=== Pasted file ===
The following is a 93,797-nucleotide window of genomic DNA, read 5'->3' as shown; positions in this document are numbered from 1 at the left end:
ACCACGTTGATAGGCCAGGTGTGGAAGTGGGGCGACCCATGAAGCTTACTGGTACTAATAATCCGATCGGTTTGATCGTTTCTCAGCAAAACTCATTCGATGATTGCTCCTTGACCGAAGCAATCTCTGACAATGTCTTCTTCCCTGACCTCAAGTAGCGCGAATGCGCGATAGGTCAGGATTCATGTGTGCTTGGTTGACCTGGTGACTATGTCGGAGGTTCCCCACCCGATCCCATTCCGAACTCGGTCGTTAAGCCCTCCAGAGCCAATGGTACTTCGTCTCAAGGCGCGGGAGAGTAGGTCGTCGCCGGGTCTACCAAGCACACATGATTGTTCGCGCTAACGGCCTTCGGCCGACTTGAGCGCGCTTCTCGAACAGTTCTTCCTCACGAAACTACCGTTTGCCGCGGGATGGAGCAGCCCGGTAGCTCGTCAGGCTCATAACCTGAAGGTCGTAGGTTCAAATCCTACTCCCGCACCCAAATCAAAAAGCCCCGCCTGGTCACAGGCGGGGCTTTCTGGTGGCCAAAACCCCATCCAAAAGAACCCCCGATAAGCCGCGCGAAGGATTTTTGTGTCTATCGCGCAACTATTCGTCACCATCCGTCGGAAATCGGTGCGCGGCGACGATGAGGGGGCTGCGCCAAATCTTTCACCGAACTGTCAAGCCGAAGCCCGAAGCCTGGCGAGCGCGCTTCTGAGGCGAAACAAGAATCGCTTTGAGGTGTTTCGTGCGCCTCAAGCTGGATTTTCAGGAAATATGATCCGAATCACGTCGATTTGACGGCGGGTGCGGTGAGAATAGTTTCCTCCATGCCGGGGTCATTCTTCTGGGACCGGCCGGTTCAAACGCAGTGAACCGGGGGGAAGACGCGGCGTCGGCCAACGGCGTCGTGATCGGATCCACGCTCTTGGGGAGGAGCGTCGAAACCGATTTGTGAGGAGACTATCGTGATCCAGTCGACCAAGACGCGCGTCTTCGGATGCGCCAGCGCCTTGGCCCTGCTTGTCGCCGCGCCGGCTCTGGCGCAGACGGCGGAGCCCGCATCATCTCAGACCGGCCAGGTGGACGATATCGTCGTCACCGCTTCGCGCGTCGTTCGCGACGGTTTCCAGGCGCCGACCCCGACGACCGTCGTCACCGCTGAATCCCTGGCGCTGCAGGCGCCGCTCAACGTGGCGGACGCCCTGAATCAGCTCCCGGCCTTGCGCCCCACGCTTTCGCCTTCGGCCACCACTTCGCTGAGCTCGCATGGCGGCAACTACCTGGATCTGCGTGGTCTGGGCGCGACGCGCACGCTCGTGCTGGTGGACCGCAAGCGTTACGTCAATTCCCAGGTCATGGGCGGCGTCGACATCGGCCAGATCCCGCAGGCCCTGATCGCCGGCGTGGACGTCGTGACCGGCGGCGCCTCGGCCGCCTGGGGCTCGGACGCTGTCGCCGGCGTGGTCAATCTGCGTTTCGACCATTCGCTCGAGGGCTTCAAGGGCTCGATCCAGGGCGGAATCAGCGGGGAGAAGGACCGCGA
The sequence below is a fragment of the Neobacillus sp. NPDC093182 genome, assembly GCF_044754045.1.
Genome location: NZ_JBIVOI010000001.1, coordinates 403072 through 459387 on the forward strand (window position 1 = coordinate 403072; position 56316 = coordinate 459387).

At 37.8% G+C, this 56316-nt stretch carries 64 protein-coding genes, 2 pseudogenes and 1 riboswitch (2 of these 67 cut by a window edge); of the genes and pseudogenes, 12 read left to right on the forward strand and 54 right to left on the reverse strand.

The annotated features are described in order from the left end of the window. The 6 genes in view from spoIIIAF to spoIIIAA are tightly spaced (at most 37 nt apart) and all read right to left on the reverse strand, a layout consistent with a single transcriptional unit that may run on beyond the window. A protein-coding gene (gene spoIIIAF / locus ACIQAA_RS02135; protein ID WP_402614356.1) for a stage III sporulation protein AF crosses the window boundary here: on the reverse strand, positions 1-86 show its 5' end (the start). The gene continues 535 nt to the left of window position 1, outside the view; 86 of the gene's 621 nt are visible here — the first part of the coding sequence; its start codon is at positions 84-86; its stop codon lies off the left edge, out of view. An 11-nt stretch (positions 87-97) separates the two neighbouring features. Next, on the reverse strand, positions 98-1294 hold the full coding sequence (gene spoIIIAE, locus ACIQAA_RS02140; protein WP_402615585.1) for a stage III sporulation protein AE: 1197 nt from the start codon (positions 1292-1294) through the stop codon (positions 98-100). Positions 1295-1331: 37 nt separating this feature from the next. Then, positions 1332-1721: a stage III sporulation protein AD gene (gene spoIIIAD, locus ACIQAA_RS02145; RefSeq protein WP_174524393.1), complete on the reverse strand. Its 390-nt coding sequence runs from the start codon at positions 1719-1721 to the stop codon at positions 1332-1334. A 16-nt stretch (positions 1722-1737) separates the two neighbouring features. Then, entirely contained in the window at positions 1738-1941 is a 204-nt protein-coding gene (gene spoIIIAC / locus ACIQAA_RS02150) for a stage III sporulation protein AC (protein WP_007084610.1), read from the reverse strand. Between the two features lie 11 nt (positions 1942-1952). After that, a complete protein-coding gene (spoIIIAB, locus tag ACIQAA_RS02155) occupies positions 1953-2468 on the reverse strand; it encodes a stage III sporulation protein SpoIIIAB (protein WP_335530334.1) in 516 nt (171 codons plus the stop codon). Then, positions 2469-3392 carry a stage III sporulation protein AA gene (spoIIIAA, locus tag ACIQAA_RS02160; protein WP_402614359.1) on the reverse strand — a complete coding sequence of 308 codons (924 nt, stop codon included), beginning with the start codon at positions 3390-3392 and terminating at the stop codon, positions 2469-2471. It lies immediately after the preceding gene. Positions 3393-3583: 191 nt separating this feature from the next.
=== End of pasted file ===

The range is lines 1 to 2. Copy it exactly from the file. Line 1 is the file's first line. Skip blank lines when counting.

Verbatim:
The following is a 93,797-nucleotide window of genomic DNA, read 5'->3' as shown; positions in this document are numbered from 1 at the left end:
ACCACGTTGATAGGCCAGGTGTGGAAGTGGGGCGACCCATGAAGCTTACTGGTACTAATAATCCGATCGGTTTGATCGTTTCTCAGCAAAACTCATTCGATGATTGCTCCTTGACCGAAGCAATCTCTGACAATGTCTTCTTCCCTGACCTCAAGTAGCGCGAATGCGCGATAGGTCAGGATTCATGTGTGCTTGGTTGACCTGGTGACTATGTCGGAGGTTCCCCACCCGATCCCATTCCGAACTCGGTCGTTAAGCCCTCCAGAGCCAATGGTACTTCGTCTCAAGGCGCGGGAGAGTAGGTCGTCGCCGGGTCTACCAAGCACACATGATTGTTCGCGCTAACGGCCTTCGGCCGACTTGAGCGCGCTTCTCGAACAGTTCTTCCTCACGAAACTACCGTTTGCCGCGGGATGGAGCAGCCCGGTAGCTCGTCAGGCTCATAACCTGAAGGTCGTAGGTTCAAATCCTACTCCCGCACCCAAATCAAAAAGCCCCGCCTGGTCACAGGCGGGGCTTTCTGGTGGCCAAAACCCCATCCAAAAGAACCCCCGATAAGCCGCGCGAAGGATTTTTGTGTCTATCGCGCAACTATTCGTCACCATCCGTCGGAAATCGGTGCGCGGCGACGATGAGGGGGCTGCGCCAAATCTTTCACCGAACTGTCAAGCCGAAGCCCGAAGCCTGGCGAGCGCGCTTCTGAGGCGAAACAAGAATCGCTTTGAGGTGTTTCGTGCGCCTCAAGCTGGATTTTCAGGAAATATGATCCGAATCACGTCGATTTGACGGCGGGTGCGGTGAGAATAGTTTCCTCCATGCCGGGGTCATTCTTCTGGGACCGGCCGGTTCAAACGCAGTGAACCGGGGGGAAGACGCGGCGTCGGCCAACGGCGTCGTGATCGGATCCACGCTCTTGGGGAGGAGCGTCGAAACCGATTTGTGAGGAGACTATCGTGATCCAGTCGACCAAGACGCGCGTCTTCGGATGCGCCAGCGCCTTGGCCCTGCTTGTCGCCGCGCCGGCTCTGGCGCAGACGGCGGAGCCCGCATCATCTCAGACCGGCCAGGTGGACGATATCGTCGTCACCGCTTCGCGCGTCGTTCGCGACGGTTTCCAGGCGCCGACCCCGACGACCGTCGTCACCGCTGAATCCCTGGCGCTGCAGGCGCCGCTCAACGTGGCGGACGCCCTGAATCAGCTCCCGGCCTTGCGCCCCACGCTTTCGCCTTCGGCCACCACTTCGCTGAGCTCGCATGGCGGCAACTACCTGGATCTGCGTGGTCTGGGCGCGACGCGCACGCTCGTGCTGGTGGACCGCAAGCGTTACGTCAATTCCCAGGTCATGGGCGGCGTCGACATCGGCCAGATCCCGCAGGCCCTGATCGCCGGCGTGGACGTCGTGACCGGCGGCGCCTCGGCCGCCTGGGGCTCGGACGCTGTCGCCGGCGTGGTCAATCTGCGTTTCGACCATTCGCTCGAGGGCTTCAAGGGCTCGATCCAGGGCGGAATCAGCGGGGAGAAGGACCGCGA